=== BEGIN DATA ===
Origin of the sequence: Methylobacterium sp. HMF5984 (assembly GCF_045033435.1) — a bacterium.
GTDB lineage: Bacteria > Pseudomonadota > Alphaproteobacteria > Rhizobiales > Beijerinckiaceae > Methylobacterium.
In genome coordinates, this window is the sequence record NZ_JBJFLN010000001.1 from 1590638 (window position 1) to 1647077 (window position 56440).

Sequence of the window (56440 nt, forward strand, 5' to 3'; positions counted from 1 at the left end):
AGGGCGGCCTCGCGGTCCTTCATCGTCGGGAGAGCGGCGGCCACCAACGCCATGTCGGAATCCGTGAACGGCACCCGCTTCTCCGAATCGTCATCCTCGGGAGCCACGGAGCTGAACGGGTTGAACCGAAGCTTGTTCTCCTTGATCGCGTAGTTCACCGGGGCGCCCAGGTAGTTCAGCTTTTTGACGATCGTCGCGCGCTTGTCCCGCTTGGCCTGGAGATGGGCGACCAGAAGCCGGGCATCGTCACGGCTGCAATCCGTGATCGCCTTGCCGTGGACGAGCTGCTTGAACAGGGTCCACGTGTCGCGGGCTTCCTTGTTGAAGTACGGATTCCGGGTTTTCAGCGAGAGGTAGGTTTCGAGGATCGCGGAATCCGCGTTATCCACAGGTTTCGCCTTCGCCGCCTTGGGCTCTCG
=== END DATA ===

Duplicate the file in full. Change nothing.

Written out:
Origin of the sequence: Methylobacterium sp. HMF5984 (assembly GCF_045033435.1) — a bacterium.
GTDB lineage: Bacteria > Pseudomonadota > Alphaproteobacteria > Rhizobiales > Beijerinckiaceae > Methylobacterium.
In genome coordinates, this window is the sequence record NZ_JBJFLN010000001.1 from 1590638 (window position 1) to 1647077 (window position 56440).

Sequence of the window (56440 nt, forward strand, 5' to 3'; positions counted from 1 at the left end):
AGGGCGGCCTCGCGGTCCTTCATCGTCGGGAGAGCGGCGGCCACCAACGCCATGTCGGAATCCGTGAACGGCACCCGCTTCTCCGAATCGTCATCCTCGGGAGCCACGGAGCTGAACGGGTTGAACCGAAGCTTGTTCTCCTTGATCGCGTAGTTCACCGGGGCGCCCAGGTAGTTCAGCTTTTTGACGATCGTCGCGCGCTTGTCCCGCTTGGCCTGGAGATGGGCGACCAGAAGCCGGGCATCGTCACGGCTGCAATCCGTGATCGCCTTGCCGTGGACGAGCTGCTTGAACAGGGTCCACGTGTCGCGGGCTTCCTTGTTGAAGTACGGATTCCGGGTTTTCAGCGAGAGGTAGGTTTCGAGGATCGCGGAATCCGCGTTATCCACAGGTTTCGCCTTCGCCGCCTTGGGCTCTCG